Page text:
The Orphan Trains

This story was inspired by the Orphan Train Program, as it became known, that operated in the United States from 1854 to 1929. You can read a little more about it below the story, or click the link for a more complete understanding of this controversial program.

As usual, the aim of Friday Fictioneers is produce a story in not more than 100 words with a beginning, a middle and an end. You can click on the little blue frog for many more stories from this amazing community. 🙂

The Orphan Train (100 words)

“Olivia I’m scared,” he said, clutching his sister’s hand.

“Go on Stanley,” she encouraged, “now’s your chance to get a new family. Don’t forget your poem, and no crying!”

The little boy tramped timidly up on to the stage and stood as if frozen, blinking at the eager faces that studied him from below. He recited Jack and Jill to guffaws from the baying crowd and blinked back the tears while a rancid smelling farmer squeezed his muscles.

The huge man nodded and led him off the stage. With a last glance at his teary sister, Stanley’s new life began.

Orphan Train

Many of the immigrant children who lost there parents on the great adventure to start a new life in America passed through Ellis Island and became almost feral on the streets of New York City.

A huge welfare program was started aimed at rehousing these children into foster families across the country and they were transported by train across the country, stopping at towns along the way where the children could be viewed and chosen by prospective parents, while paraded on a makeshift stage.

Some went on to have wonderful lives as a result of this program while other less fortunate children were abused or used as slaves. It is estimated that in the 75 years the program ran for, around 200,000 children were transported.



    • Hi Sandra, yes, there are certainly parallels with recent events regarding the suffering and displacement of children and course inevitably with mass migration of desperate or impoverished families coupled with arduous and unsanitary conditions many more displaced children will become orphaned. Thanks for reading.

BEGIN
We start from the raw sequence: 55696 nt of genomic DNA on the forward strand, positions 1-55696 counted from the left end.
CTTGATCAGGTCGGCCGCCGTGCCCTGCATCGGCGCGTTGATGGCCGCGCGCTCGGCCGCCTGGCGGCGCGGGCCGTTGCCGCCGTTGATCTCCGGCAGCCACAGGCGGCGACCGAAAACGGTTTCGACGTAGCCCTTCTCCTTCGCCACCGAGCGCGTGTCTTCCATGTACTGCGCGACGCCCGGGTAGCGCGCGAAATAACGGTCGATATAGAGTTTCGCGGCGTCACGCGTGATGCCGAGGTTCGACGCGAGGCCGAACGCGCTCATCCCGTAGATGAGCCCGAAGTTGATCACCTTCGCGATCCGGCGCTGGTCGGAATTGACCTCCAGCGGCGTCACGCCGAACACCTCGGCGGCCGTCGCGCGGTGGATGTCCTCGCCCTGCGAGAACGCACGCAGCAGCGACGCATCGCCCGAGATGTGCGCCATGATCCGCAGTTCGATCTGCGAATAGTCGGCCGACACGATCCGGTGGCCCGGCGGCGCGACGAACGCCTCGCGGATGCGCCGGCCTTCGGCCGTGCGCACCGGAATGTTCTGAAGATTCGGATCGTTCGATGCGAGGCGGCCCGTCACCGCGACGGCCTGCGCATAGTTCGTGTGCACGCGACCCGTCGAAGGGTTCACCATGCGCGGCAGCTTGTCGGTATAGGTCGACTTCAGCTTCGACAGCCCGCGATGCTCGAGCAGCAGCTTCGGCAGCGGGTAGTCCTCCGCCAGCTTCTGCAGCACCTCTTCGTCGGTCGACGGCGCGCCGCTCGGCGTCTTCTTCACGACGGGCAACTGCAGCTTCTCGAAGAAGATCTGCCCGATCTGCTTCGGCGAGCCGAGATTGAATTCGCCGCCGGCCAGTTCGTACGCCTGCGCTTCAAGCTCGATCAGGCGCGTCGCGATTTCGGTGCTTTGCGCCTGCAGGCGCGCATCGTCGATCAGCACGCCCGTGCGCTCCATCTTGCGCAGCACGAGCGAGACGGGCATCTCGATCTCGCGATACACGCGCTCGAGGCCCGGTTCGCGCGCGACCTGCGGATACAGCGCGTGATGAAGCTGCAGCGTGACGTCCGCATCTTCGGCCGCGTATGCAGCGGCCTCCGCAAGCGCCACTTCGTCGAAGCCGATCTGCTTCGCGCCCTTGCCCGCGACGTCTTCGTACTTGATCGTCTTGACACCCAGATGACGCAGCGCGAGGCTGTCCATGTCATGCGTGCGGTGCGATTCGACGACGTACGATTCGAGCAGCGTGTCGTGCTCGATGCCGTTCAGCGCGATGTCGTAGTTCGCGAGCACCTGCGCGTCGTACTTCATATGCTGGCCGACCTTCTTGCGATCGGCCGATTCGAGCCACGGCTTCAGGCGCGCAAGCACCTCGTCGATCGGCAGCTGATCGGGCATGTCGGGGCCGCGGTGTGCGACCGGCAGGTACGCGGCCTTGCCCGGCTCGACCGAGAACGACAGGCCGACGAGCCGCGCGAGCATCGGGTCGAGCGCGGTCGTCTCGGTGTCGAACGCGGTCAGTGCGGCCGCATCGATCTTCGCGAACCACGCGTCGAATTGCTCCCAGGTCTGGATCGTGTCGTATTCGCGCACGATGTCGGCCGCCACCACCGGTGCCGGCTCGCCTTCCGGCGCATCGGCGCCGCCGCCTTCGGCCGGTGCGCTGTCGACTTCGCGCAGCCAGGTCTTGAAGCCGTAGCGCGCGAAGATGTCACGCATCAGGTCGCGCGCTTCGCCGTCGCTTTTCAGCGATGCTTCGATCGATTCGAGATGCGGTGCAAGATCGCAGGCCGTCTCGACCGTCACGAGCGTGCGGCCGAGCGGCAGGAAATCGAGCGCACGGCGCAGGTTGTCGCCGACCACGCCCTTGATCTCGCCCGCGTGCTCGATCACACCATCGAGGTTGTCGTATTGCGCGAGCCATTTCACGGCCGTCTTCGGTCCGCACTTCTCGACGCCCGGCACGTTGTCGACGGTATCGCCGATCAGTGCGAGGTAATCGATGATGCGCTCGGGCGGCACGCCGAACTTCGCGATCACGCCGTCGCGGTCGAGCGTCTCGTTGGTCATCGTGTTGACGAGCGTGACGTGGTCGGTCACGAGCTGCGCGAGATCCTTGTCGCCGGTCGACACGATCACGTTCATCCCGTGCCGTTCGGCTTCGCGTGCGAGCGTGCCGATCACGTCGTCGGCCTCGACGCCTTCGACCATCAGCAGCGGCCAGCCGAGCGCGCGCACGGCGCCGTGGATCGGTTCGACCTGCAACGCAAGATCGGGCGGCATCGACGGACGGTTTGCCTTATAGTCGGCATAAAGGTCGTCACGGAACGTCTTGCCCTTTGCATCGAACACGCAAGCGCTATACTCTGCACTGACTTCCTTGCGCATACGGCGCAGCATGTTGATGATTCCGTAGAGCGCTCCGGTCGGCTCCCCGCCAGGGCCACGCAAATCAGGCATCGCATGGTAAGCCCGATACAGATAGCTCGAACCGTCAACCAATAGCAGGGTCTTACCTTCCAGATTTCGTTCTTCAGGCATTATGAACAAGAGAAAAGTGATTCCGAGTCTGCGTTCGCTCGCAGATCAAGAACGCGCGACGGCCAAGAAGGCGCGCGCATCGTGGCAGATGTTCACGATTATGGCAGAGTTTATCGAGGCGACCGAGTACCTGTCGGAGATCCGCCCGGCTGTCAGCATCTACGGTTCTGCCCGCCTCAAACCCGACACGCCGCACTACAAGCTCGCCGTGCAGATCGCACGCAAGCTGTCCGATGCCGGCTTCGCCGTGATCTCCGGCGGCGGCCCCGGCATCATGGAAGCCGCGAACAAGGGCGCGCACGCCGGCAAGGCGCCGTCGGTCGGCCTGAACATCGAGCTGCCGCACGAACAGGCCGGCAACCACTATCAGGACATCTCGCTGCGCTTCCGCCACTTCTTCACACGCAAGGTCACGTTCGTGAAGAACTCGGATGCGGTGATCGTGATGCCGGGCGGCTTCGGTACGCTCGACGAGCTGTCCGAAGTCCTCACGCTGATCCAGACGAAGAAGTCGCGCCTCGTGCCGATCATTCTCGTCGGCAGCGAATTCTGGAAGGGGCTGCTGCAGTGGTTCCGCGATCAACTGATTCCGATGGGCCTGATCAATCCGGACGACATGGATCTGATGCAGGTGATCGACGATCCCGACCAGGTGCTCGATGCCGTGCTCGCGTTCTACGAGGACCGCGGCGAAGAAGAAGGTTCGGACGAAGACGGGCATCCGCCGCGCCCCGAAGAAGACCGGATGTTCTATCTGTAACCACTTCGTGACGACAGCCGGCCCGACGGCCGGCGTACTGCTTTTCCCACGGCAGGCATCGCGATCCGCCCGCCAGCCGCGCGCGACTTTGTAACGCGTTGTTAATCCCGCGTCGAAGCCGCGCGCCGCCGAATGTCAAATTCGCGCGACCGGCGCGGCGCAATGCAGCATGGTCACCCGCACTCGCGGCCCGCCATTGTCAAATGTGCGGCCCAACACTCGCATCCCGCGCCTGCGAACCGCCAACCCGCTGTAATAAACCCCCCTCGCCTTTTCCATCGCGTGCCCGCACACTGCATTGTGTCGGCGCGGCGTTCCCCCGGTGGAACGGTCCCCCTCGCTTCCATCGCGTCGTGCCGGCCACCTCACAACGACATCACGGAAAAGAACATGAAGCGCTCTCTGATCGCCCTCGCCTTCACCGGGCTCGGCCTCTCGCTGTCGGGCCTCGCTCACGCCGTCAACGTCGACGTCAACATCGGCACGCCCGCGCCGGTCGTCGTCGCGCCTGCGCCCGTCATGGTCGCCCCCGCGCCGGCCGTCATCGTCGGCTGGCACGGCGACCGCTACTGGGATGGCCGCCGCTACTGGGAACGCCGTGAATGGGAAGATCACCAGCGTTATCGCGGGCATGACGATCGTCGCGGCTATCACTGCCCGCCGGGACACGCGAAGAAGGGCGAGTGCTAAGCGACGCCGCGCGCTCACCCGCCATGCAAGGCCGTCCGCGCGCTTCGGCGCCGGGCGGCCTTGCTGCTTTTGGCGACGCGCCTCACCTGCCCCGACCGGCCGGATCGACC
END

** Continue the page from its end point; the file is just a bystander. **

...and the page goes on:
• I think the well intentioned people who set the scheme up would never have imagined that any of these children might end up suffering more than if they lived their whole lives on the street. How much easier it must have been then to abuse and inflict suffering without the watchful and sometimes intrusive presence of social media!

      Liked by 1 person

  1. Great story. I fear for the little boy’s future.

    I first learned about this program from a novel called The Chaperone, which followed the life of one of the adoptees from about age 18 through marriage, racism, sexism and other cultural challenges. Like your story, it was quite enlightening.

    Liked by 1 person

    • Hi Jan, good to hear from you, and thank you for your comments. It came as quite a shock when I first heard about this program and to think that there are over 200,000 of them, all with amazing stories.


  2. Dear JWD,

    Huge round of applause for your story and bringing this bit of history to light. This topic actually came up in my writing critique group this past week. Again. I really enjoyed the story and the rest of your post.



    Liked by 1 person

  3. Being that I was orphaned by age 9, the perspectives of those who speak of orphans have evoked an interest with me. Life is not always easy, whether one is an orphan or not. Yet the journey of life has potential to inspire meaning with each experience one has. I have written on the subject of being orphaned from a first person perspective, and its impact on a life such as mine. Please take the time to read. It is at this web address:
    Thank you for offering your time and attention to the state of orphans.


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